Peter Eisenman: Designing Berlin's Holocaust Memorial

The Louisiana Channel recently released a new interview with Peter Eisenman on the Memorial to the Murdered Jews of Europe in Berlin. Sharing his thoughts on what went into building the memorial, he touches on the desire to move away from Jewish symbolism. The video explores the larger idea and feeling of being lost in space and time, a concept that Eisenman describes as a "field of otherness."

Peter Eisenman (b. 1932) is an American architect, whose architecture is often characterized as Deconstructivist. Eisenman rose to fame in the late 1960s as part of the New York Five, a group that shared an interest in the purity of architectural form and besides Eisenman included Charles Gwathmey, John Hejduk, Richard Meier, and Michael Graves. Among his work are House VI in Cornwall, Wexner Center for the Arts in Columbus, Memorial to the Murdered Jews of Europe (The Holocaust Memorial) in Berlin, and the City of Culture of Galicia in Santiago de Compostela.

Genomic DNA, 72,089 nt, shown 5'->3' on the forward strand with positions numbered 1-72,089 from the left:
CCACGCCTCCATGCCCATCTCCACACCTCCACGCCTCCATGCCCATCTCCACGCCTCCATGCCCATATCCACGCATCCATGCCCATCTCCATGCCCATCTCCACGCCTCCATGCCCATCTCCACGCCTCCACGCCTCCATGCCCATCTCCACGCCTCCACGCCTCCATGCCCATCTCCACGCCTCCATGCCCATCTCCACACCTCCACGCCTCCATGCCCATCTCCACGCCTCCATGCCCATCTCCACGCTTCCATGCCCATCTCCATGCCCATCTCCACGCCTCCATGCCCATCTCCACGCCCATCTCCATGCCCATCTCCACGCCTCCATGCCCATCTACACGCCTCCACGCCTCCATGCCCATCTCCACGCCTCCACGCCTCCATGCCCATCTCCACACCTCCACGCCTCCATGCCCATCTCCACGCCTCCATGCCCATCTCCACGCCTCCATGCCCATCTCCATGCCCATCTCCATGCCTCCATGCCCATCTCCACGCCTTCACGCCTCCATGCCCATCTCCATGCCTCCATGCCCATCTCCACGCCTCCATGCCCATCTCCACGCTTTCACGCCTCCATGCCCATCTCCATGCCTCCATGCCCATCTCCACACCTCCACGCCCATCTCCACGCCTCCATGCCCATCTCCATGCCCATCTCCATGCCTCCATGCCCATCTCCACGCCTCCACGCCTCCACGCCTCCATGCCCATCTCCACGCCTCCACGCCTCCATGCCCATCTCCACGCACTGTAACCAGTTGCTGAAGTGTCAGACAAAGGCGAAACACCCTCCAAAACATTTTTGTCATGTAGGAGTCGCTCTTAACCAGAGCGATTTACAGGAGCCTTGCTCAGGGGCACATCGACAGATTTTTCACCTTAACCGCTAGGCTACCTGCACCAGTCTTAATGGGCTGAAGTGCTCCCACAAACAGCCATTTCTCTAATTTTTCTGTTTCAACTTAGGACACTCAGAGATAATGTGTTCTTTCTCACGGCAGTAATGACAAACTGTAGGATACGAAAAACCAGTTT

The Memorial to the Murdered Jews of Europe opened in Berlin in 2005. It is constructed of 2,711 grey concrete slabs of different heights, arranged on a 19,000 square metre site. Peter Eisenman was interviewed by Marc-Christoph Wagner at his studio in New York City in January 2020.

News via Louisiana Channel

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Cite: Eric Baldwin. "Peter Eisenman: Designing Berlin's Holocaust Memorial" 29 Apr 2020. ArchDaily. Accessed . <> ISSN 0719-8884

The Memorial to the Murdered Jews of Europe. Image © Flickr user dalbera licensed under CC BY 2.0


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